Public no pushover on snooping law
The push for new Internet surveillance capabilities dates back to 1999, when government officials began crafting proposals to institute new surveillance technologies within Canadian communications networks along with additional legal powers to allow surveillance and access subscriber information. The initiative nearly became reality with the Liberal government's introduction of the Modernization of Investigative Techniques Act (MITA) last fall.
The so-called "lawful access" bill died on the order paper, though not before critics dubbed it "awful access," for giving law-enforcement authorities new snooping powers without appropriate court oversight.
However, given the Conservative government's emphasis on law and order, there was widespread speculation this spring that the legislation would be quickly reintroduced. Although that may still happen, as the weeks slip by, the return of the legislation no longer appears imminent.
Why the change of heart?
Internal government documents recently obtained under the Access to Information Act provide some insight into how officials view, and have managed, the initiative. They uncover a clear recognition of the negative public reaction to the proposals, a divide-and-conquer strategy for managing that reaction, and lingering internal doubts about the effectiveness of Canadian privacy legislation to address Internet privacy threats.
The negative public reaction is no secret to anyone who has followed the issue through the media. Indeed, a Department of Justice memorandum drafted just after the last federal election acknowledges that "although the public generally responds positively to the idea of `getting tough on crime,' proposals to introduce new investigative tools raise concerns about the surveillance powers of the state and the public's underlying anxiety is heightened by the media and statements of privacy and civil liberties advocates."
The memorandum continues by noting that "almost all stakeholders indicated generally that the lawful access proposals seemed to be moving ahead without the government having provided a convincing justification for the new measures."
With internal discussion focusing on public anxiety and critical media coverage, the issue may be well be viewed as a political liability that is best avoided by a minority government.
Should the legislation be reintroduced, officials will be armed with detailed analysis of how groups are likely to react. Ottawa has twice consulted the public on the matter — a broad consultation in 2002 and a more limited, by-invitation only consultation with selected stakeholders in 2005.
The justice department commissioned a detailed analysis of the major concerns and shifts in position between 2002 and 2005. That analysis, also obtained under the Access to Information Act, focuses specifically on the concerns of Canadian privacy commissioners and civil society groups.
The report identifies the key agenda items for these groups and includes a "Master Position List" that scores the relative importance of their concerns. It notes a major shift toward focusing on accountability and oversight of Internet surveillance, with gradual acceptance of the surveillance itself. The report also emphasizes that the privacy of email and Internet use remains a key concern.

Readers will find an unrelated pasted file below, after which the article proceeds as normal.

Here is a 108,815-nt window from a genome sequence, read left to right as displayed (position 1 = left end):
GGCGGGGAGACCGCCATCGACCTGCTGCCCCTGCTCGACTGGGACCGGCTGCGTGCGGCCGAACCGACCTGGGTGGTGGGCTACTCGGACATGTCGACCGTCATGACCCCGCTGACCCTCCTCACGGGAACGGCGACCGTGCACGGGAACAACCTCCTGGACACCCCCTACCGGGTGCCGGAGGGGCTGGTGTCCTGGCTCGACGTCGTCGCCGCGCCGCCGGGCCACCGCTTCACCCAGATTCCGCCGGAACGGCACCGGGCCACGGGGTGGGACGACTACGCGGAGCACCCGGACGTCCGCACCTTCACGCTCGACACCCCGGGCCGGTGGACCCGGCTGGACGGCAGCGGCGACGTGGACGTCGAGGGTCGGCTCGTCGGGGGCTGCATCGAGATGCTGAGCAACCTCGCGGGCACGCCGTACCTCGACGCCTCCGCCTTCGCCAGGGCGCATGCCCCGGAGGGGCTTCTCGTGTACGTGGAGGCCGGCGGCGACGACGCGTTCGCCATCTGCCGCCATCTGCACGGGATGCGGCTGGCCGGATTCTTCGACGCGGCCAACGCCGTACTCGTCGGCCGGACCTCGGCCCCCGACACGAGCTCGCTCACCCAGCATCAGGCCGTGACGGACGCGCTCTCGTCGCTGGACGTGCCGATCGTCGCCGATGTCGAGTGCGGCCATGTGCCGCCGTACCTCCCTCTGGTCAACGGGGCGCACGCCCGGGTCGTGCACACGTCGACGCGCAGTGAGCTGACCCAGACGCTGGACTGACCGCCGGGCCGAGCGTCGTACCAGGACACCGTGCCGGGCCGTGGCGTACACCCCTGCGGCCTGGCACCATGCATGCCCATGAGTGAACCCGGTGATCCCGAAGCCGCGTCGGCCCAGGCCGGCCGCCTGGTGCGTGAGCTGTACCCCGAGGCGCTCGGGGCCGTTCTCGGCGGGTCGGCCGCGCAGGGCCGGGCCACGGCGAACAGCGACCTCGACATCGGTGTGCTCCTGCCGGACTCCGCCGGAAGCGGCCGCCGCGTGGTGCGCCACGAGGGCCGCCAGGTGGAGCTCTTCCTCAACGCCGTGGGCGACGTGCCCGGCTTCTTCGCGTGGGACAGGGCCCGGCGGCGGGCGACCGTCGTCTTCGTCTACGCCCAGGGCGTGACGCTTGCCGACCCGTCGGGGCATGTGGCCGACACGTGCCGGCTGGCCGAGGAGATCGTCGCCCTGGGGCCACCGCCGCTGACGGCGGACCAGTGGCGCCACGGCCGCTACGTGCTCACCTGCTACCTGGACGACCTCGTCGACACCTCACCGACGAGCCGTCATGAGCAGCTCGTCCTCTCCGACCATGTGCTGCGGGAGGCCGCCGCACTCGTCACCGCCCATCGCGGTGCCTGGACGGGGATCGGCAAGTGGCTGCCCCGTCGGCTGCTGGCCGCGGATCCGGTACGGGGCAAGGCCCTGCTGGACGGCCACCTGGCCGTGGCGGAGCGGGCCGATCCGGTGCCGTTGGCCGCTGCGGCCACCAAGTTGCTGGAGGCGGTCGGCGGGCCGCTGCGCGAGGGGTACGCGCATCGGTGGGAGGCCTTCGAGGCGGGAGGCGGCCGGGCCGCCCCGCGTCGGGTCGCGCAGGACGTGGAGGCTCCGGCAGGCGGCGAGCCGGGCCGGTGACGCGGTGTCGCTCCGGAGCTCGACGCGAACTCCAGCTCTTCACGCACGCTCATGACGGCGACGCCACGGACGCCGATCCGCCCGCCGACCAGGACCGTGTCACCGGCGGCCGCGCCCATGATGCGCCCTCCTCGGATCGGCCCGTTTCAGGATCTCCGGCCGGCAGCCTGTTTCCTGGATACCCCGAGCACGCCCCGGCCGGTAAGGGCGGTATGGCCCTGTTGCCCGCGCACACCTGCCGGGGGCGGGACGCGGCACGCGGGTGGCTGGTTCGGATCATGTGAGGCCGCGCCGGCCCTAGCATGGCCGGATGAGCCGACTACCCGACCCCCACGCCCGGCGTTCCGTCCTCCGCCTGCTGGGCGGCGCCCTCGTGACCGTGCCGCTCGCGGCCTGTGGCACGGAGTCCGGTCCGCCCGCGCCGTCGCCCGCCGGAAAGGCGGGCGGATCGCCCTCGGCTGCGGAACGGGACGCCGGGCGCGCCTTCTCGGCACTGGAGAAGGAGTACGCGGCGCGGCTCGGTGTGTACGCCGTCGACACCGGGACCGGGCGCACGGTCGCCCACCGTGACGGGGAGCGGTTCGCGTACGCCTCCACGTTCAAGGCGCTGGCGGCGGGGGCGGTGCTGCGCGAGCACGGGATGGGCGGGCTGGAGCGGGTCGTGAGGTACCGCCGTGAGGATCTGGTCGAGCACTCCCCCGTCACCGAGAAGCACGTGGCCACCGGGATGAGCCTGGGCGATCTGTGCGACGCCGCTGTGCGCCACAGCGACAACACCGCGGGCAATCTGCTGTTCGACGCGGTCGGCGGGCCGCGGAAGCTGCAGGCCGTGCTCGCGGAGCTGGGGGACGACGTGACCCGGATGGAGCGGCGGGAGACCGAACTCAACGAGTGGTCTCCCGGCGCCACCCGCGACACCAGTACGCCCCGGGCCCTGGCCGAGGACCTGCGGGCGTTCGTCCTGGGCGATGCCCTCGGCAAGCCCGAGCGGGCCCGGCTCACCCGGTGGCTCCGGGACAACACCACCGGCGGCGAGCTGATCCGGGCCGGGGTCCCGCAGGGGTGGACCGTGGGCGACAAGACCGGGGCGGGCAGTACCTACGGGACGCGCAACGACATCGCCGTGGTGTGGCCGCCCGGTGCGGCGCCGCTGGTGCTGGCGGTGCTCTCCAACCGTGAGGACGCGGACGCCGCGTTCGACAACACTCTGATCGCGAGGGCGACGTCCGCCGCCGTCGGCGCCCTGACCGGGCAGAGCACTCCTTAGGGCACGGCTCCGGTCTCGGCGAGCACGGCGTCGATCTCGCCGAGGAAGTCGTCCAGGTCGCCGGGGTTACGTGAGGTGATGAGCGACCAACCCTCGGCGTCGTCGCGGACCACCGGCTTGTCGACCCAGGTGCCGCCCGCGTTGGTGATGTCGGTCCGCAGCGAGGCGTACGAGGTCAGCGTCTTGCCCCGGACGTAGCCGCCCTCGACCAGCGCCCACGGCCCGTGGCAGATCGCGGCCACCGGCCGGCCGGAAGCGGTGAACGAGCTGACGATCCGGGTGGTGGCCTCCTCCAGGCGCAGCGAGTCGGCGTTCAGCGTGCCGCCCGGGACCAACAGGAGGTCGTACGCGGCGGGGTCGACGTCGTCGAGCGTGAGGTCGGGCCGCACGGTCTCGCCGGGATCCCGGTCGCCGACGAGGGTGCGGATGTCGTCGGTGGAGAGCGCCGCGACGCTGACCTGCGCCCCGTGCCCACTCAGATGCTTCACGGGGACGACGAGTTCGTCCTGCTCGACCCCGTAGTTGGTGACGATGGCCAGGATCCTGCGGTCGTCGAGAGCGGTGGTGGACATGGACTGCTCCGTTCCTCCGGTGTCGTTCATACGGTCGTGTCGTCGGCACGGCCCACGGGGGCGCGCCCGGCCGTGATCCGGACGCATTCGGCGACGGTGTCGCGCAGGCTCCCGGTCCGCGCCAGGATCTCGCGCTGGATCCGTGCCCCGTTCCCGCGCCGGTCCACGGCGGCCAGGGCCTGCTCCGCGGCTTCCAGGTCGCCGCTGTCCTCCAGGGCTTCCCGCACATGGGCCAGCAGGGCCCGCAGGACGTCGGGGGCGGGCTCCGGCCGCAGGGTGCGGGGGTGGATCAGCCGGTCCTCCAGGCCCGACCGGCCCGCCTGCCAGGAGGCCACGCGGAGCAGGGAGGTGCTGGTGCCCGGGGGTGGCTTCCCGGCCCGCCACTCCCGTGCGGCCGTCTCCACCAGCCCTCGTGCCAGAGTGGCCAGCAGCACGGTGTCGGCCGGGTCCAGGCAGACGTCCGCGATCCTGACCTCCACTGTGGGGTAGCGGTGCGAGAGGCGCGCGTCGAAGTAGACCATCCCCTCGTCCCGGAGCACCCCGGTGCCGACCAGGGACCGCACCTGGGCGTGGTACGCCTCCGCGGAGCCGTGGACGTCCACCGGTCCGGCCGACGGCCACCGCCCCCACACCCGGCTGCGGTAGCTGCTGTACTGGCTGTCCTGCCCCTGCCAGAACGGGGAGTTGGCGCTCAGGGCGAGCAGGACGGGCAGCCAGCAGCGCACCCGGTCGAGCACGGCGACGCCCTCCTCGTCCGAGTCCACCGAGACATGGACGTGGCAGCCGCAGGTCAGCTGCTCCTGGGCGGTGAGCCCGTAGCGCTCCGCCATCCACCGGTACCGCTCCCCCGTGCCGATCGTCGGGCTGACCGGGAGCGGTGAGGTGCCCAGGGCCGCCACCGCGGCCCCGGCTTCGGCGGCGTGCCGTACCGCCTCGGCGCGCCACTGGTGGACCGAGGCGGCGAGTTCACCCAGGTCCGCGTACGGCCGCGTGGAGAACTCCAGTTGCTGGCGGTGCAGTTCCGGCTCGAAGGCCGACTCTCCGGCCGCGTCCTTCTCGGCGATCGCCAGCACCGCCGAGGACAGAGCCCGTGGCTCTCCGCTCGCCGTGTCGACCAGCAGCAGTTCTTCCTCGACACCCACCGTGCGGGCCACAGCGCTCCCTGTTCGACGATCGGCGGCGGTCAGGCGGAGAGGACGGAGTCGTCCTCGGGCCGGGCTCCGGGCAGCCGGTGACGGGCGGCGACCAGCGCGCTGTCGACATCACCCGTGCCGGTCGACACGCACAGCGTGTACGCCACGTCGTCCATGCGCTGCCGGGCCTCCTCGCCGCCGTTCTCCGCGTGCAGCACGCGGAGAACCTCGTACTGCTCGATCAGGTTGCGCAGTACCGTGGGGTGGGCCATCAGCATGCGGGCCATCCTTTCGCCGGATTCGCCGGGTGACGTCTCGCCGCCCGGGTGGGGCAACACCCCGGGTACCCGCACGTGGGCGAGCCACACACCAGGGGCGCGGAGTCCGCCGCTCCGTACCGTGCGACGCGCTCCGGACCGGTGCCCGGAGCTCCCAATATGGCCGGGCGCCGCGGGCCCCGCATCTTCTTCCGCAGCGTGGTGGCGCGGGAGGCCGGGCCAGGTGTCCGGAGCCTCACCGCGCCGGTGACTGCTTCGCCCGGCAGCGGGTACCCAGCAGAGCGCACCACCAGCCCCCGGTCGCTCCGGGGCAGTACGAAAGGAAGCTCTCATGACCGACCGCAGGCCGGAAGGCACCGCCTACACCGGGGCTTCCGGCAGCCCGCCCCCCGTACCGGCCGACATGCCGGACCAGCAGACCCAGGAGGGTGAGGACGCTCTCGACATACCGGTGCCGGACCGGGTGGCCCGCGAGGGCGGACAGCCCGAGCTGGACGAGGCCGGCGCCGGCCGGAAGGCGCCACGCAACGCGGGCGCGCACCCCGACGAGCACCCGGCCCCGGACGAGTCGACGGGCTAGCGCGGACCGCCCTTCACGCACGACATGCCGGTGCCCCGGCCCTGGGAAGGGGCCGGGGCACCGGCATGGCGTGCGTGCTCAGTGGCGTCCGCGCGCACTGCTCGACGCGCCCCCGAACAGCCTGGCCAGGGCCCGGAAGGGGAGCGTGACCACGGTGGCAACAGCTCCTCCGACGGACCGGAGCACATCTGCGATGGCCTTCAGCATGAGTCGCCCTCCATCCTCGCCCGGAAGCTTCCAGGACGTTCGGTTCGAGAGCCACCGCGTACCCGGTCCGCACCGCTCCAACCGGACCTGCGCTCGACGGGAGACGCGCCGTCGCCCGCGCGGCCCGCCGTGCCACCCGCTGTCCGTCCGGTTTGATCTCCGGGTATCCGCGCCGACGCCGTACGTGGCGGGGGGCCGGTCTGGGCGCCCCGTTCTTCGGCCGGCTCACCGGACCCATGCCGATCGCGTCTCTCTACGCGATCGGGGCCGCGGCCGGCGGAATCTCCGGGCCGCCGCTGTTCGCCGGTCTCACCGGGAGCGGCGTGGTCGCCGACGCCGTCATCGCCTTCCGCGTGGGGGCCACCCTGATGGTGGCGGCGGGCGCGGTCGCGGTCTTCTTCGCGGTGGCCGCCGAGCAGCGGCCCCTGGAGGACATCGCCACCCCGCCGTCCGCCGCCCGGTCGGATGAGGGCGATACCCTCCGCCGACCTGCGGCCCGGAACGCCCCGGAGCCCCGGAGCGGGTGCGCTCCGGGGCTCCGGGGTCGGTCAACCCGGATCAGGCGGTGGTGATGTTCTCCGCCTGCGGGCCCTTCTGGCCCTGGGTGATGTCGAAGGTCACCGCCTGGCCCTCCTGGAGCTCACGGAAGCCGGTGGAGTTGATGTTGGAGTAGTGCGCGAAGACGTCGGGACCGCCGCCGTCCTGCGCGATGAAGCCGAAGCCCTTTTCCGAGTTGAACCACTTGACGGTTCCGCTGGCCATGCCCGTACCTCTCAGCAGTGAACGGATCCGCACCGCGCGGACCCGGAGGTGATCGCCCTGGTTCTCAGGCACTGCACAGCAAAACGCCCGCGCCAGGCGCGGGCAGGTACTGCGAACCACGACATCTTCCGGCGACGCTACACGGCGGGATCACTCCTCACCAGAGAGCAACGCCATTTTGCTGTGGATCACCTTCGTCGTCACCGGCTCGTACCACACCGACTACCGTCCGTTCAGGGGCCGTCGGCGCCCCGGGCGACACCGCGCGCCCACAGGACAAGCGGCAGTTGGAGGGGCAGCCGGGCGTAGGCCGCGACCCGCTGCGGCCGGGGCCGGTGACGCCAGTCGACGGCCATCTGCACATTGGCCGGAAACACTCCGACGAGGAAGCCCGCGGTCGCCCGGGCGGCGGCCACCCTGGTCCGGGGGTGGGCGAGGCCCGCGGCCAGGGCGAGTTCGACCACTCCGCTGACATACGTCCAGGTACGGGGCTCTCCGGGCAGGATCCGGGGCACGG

The justice department report also sheds light onto how the government has strategically sought to minimize criticism. At least two proposals from 2002 became law in 2004 when they were quietly included in legislation designed to counter insider trading. The report notes that these changes had "low visibility" as few people realized that "lawful access" provisions were being implemented in this fashion.
Moreover, the decision to divide lawful access in two parts — the Modernization of Investigative Techniques Act and a Criminal Code reform package — had the effect of splitting opposition. The government enlisted justice officials to consult with privacy and civil society groups on the criminal code reforms, while the telecom companies worked with public safety officials on the investigative techniques act.
The report concludes that the approach reduced the likelihood that privacy and civil society communities would join forces with the telecom industry in opposing "lawful access." Given that "industry also has much more lobbying power than privacy commissioners and civil society . . . [those groups] will need to work harder to influence matters in 2006 than in 2002."
With the government working to diminish the effectiveness of the privacy community, it is particularly disheartening to learn that officials also recognize that Canadian privacy legislation suffers from serious shortcomings. A justice department memorandum candidly notes that "current privacy laws may not be sufficient to protect Canadians' personal information," acknowledging that "federal privacy legislation is not responsive to new technologies, including the Internet."
Officials are open to reform, stating that "as the privacy and personal information of citizens and businesses is increasingly vulnerable in the online environment, substantive measures to protect personal information need to be considered."
Solutions apparently considered by the justice department include the establishment of a new task force on online privacy.
While a task force would be a step in the right direction, these government documents point to a simpler solution — rather than searching for ways to diminish the privacy community, officials should be actively working with them to identify reforms that protect both privacy and security.
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